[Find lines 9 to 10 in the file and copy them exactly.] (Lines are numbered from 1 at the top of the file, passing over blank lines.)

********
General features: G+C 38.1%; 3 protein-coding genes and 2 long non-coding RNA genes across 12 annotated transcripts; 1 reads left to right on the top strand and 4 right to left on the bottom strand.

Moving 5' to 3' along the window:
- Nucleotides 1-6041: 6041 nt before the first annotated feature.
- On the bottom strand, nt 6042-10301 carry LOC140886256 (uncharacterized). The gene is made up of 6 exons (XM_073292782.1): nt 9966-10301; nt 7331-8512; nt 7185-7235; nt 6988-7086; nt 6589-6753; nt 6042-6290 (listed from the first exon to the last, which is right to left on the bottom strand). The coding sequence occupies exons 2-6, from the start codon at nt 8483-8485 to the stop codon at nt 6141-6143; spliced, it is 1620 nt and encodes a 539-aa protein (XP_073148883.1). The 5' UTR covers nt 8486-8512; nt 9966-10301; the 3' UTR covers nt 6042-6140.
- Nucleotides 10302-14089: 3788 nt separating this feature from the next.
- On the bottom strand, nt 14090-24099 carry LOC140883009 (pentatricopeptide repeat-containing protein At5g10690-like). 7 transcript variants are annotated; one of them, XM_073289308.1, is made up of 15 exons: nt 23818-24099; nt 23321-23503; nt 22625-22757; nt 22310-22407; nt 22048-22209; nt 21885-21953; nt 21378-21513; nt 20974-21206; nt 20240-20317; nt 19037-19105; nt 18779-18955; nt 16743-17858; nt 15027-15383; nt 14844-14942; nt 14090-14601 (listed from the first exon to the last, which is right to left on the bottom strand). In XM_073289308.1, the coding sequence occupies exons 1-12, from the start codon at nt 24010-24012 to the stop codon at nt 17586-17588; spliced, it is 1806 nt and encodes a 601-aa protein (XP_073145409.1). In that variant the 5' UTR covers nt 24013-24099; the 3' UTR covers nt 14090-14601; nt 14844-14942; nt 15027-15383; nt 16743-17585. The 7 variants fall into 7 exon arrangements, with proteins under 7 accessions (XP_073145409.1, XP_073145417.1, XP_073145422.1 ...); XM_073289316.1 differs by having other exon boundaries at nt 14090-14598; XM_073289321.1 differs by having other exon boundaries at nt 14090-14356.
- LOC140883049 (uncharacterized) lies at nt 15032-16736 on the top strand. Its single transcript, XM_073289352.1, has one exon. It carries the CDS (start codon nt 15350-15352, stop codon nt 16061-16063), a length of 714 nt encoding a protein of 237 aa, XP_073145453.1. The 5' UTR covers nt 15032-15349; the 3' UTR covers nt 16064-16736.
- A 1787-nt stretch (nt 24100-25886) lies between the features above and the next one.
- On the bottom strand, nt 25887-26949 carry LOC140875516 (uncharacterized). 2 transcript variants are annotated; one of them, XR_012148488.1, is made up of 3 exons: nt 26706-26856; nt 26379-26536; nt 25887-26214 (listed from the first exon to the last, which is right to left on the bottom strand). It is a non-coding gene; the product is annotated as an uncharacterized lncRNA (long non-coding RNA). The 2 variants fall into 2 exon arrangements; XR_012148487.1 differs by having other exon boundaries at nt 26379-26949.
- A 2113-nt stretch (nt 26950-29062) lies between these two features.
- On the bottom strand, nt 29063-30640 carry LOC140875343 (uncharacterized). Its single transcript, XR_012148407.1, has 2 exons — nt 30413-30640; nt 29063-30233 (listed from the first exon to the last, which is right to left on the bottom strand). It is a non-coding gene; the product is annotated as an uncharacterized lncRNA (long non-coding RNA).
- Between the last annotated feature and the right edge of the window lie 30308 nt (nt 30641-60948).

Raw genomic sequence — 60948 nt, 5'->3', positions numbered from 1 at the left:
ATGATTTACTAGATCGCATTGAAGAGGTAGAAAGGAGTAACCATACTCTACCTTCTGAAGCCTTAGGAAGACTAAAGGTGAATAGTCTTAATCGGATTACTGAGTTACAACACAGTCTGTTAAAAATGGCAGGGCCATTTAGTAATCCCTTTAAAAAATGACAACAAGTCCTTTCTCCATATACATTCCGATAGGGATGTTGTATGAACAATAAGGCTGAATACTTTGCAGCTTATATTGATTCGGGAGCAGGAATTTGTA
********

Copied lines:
- On the bottom strand, nt 25887-26949 carry LOC140875516 (uncharacterized). 2 transcript variants are annotated; one of them, XR_012148488.1, is made up of 3 exons: nt 26706-26856; nt 26379-26536; nt 25887-26214 (listed from the first exon to the last, which is right to left on the bottom strand). It is a non-coding gene; the product is annotated as an uncharacterized lncRNA (long non-coding RNA). The 2 variants fall into 2 exon arrangements; XR_012148487.1 differs by having other exon boundaries at nt 26379-26949.
- A 2113-nt stretch (nt 26950-29062) lies between these two features.